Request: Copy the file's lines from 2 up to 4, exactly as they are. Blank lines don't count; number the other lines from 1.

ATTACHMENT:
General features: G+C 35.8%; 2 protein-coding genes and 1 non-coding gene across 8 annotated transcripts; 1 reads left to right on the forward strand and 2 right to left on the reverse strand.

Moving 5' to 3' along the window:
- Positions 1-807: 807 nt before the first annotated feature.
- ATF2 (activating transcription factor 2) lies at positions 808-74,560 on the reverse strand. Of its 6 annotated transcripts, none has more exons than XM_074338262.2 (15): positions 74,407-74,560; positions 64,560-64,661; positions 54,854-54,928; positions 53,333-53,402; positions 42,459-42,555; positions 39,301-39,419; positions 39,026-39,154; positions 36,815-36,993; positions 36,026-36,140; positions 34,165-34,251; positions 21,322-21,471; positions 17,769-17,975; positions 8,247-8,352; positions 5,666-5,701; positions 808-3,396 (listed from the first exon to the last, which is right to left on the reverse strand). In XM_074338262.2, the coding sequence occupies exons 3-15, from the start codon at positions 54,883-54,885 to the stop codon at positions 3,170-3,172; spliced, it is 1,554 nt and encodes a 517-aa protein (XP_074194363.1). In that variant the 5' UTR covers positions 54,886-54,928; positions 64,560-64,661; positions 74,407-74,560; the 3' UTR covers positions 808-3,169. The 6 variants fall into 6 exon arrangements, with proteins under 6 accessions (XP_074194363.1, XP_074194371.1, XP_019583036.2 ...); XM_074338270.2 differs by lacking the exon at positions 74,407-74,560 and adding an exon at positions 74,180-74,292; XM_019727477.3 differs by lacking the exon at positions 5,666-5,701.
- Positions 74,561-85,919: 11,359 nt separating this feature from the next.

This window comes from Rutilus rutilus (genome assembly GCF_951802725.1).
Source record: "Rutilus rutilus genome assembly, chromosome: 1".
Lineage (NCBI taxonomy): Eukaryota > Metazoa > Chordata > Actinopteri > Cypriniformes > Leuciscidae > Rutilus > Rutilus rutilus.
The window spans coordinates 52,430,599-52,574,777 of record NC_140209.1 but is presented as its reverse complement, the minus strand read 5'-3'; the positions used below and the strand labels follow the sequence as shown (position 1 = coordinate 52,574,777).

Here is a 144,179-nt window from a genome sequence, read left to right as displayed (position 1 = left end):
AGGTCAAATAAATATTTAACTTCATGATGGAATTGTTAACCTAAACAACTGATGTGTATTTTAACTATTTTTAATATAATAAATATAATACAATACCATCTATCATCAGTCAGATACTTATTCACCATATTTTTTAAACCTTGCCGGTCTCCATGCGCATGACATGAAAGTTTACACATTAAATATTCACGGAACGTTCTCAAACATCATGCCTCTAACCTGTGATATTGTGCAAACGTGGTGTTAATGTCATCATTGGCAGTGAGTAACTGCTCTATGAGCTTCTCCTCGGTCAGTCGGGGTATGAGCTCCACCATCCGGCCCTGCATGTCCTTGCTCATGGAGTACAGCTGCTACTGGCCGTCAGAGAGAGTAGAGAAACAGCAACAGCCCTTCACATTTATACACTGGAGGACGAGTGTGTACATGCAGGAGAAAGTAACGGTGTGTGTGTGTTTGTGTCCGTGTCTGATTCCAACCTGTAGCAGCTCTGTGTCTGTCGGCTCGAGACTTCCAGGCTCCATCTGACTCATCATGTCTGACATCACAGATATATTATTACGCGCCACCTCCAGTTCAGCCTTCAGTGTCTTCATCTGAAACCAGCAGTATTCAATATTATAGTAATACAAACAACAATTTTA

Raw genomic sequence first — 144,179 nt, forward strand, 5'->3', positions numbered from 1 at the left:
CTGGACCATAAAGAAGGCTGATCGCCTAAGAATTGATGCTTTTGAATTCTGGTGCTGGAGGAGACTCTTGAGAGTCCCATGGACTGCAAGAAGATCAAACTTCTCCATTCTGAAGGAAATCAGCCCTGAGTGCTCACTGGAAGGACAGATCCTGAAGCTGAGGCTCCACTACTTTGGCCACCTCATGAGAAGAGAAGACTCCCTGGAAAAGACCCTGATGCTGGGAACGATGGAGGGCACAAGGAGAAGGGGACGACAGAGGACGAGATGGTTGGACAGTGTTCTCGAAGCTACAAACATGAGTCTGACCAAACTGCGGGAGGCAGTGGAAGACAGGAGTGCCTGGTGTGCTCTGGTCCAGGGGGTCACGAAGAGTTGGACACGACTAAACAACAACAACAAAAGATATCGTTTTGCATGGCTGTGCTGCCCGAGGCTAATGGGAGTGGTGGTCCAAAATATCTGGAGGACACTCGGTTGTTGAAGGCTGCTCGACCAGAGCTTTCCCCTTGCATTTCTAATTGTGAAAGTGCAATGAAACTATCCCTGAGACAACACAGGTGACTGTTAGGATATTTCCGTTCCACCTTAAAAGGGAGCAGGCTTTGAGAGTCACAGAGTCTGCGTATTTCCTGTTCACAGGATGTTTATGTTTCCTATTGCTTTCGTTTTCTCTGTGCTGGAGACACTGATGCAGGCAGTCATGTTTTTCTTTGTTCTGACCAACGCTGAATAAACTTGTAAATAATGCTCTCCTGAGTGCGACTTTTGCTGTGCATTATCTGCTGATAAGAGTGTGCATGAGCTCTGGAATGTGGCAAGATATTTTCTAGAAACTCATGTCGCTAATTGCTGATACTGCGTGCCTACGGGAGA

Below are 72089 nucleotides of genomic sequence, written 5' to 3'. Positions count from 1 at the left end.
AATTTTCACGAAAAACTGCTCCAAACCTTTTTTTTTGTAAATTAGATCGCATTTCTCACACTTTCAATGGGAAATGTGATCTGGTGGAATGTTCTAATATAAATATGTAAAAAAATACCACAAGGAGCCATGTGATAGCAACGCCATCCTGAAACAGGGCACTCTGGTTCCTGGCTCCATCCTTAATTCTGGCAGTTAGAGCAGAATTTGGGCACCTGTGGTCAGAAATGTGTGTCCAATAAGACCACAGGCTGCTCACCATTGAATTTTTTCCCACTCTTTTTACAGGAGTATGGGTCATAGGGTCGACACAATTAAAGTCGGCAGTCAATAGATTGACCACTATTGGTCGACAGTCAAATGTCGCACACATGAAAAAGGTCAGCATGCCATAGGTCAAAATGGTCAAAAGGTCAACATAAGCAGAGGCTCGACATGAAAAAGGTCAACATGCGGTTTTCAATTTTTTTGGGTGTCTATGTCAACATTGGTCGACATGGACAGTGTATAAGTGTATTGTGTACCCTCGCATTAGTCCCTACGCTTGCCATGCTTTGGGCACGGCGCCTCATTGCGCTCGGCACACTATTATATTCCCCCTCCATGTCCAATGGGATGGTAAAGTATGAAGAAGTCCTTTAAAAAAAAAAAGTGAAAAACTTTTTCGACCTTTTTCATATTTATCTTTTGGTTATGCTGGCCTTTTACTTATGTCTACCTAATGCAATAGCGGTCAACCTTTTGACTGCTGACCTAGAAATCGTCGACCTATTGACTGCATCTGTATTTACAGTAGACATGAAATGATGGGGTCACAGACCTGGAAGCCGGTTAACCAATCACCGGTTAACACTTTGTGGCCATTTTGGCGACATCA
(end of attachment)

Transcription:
Moving 5' to 3' along the window:
- Positions 1-807: 807 nt before the first annotated feature.
- ATF2 (activating transcription factor 2) lies at positions 808-74,560 on the reverse strand. Of its 6 annotated transcripts, none has more exons than XM_074338262.2 (15): positions 74,407-74,560; positions 64,560-64,661; positions 54,854-54,928; positions 53,333-53,402; positions 42,459-42,555; positions 39,301-39,419; positions 39,026-39,154; positions 36,815-36,993; positions 36,026-36,140; positions 34,165-34,251; positions 21,322-21,471; positions 17,769-17,975; positions 8,247-8,352; positions 5,666-5,701; positions 808-3,396 (listed from the first exon to the last, which is right to left on the reverse strand). In XM_074338262.2, the coding sequence occupies exons 3-15, from the start codon at positions 54,883-54,885 to the stop codon at positions 3,170-3,172; spliced, it is 1,554 nt and encodes a 517-aa protein (XP_074194363.1). In that variant the 5' UTR covers positions 54,886-54,928; positions 64,560-64,661; positions 74,407-74,560; the 3' UTR covers positions 808-3,169. The 6 variants fall into 6 exon arrangements, with proteins under 6 accessions (XP_074194363.1, XP_074194371.1, XP_019583036.2 ...); XM_074338270.2 differs by lacking the exon at positions 74,407-74,560 and adding an exon at positions 74,180-74,292; XM_019727477.3 differs by lacking the exon at positions 5,666-5,701.